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One of President Donald Trump’s top judicial nominees faced a bevy of questions Tuesday over his involvement as a White House lawyer with some of the administration’s most controversial programs, in addition to special counsel Robert Mueller’s probe.
Greg Katsas, the deputy White House counsel whom Trump nominated to be a judge on the powerful DC Circuit Court of Appeals, told the Senate Judiciary Committee during a hearing that he worked on the White House’s response to Mueller’s investigation into Russian election interference. He also said he was involved with work on controversial policies and initiatives that could well end up before the court he is tapped to possibly sit on in some form. Those policies include the travel ban, the voter fraud commission, and the decision to phase out protections from the Deferred Action for Childhood Arrivals program for young undocumented immigrants.
Those issues caused some to wonder just how independent Katsas, who served in the Trump administration since January, could be when faced with cases involving the Trump administration. Katsas said he would recuse himself from matters related to Mueller’s investigation that he personally worked on, but did not commit to a recusal for all potential cases stemming from the Mueller probe, saying he would consider the facts of the case before making a decision.
During an exchange with Democratic Sen. Dianne Feinstein of California, the ranking member of the committee, Katsas said he has “given legal advice on a few discrete legal questions arising out of the” Mueller investigation.
“I have no knowledge of any underlying facts regarding Russian interference,” he added.
When pressed by Feinstein to “tell us what those legal questions were,” Katsas said he could not, saying that the topics were both confidential and covered by attorney-client and executive privilege.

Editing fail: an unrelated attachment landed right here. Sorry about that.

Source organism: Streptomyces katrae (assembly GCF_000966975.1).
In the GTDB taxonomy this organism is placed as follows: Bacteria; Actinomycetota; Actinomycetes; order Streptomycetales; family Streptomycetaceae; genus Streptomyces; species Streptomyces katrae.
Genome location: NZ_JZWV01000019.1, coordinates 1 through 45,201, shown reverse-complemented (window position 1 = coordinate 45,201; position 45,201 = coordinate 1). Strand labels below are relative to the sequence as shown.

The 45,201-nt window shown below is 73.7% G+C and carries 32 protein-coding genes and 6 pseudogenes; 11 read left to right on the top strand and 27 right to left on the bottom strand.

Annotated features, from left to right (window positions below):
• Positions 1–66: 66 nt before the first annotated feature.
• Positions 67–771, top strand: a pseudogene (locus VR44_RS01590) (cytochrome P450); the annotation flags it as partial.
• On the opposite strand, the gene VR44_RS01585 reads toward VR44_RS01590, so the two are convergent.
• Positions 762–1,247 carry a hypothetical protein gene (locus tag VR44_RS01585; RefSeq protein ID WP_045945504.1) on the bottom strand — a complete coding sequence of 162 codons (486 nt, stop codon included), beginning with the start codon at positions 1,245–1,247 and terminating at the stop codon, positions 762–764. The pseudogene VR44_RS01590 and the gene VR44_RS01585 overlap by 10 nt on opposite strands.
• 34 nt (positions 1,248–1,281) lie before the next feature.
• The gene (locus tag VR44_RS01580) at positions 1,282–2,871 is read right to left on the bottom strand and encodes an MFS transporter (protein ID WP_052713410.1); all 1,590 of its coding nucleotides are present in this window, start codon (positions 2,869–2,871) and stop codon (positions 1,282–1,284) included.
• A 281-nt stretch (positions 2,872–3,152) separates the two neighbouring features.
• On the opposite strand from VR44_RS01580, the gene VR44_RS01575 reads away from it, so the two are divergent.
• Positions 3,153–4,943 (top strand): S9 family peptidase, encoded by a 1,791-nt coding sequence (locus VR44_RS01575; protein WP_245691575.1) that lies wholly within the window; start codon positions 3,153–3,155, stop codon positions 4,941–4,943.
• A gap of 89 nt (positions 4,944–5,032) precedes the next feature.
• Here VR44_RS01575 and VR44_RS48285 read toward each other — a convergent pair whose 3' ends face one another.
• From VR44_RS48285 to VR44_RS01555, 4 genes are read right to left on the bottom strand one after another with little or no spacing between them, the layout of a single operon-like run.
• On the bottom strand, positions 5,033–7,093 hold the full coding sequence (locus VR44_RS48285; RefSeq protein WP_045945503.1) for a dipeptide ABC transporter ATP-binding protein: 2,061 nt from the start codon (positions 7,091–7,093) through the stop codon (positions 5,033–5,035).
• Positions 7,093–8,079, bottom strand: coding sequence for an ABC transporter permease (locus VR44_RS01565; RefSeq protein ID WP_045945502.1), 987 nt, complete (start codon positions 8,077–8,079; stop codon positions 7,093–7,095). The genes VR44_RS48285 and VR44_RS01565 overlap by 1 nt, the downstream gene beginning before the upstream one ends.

“I have not until today been asked to reveal the substance of advice that I may have provided,” he said, adding that going into detail could undermine the Mueller investigation.
“I don’t think I could properly talk about issues that could signal what he is looking at, the scope, the focus, the progress of his investigations,” he said. “And I want I want to be very careful not to say anything that inadvertently undermines his work.”
Sen. Sheldon Whitehouse did not think much of that explanation.
“What on Earth could you possibly say there that would undermine the work of the special counsel?” the Rhode Island Democrat asked.
Richard Painter, the top White House ethics lawyer under President George W. Bush, echoed Whitehouse in an interview with Business Insider.
“That’s nonsense,” he said.
Painter said he wrote a letter to Democratic Sen. Al Franken of Minnesota, a member of the Senate Judiciary Committee, on the concerns that should be addressed with Katsas in the hearing. Painter, a frequent critic of the Trump administration, said Katsas could claim executive privilege and avoid answering some of the questions he was faced with, but the Senate also is not under any obligation to confirm him.
In recent days, Trump has been pointing to the Senate’s slow pace of confirmation for his many judicial nominees, saying it’s “not fair.”
“For the purpose of evaluating his character and fitness, it’s important to know the areas where the White House may very well have acted inappropriately,” he said. “Evaluating his character and fitness – that’s very relevant.”
Katsas, who served as a top official in the Justice Department during Bush’s presidency, received high praise from conservative judicial activists.
Carrie Severino, chief counsel of the Judicial Crisis Network, which has been aggressively backing Trump’s judicial nominees, said Katsas is “simultaneously a brilliant and talented lawyer and an unfailingly kind and humble man.”
“A seasoned and well-respected Supreme Court advocate, Katsas will uphold the Constitution and apply the law fairly,” she said. “I hope for a speedy confirmation for the latest of President Trump’s stellar judicial nominees.”
Carl Tobias, a University of Richmond professor who is an expert on judicial nominations, told Business Insider in an email that Katsas’ limited answers on his involvement in the Russia investigation doesn’t “seem like a major issue.”
Tobias added that is because the White House lawyer “suggested that he had given legal advice to a few people, but we don’t know who they were or the nature of the advice so you can’t tell definitively.”
“My guess is that the Senate Judiciary Committee will approve him on a party line vote,” he said.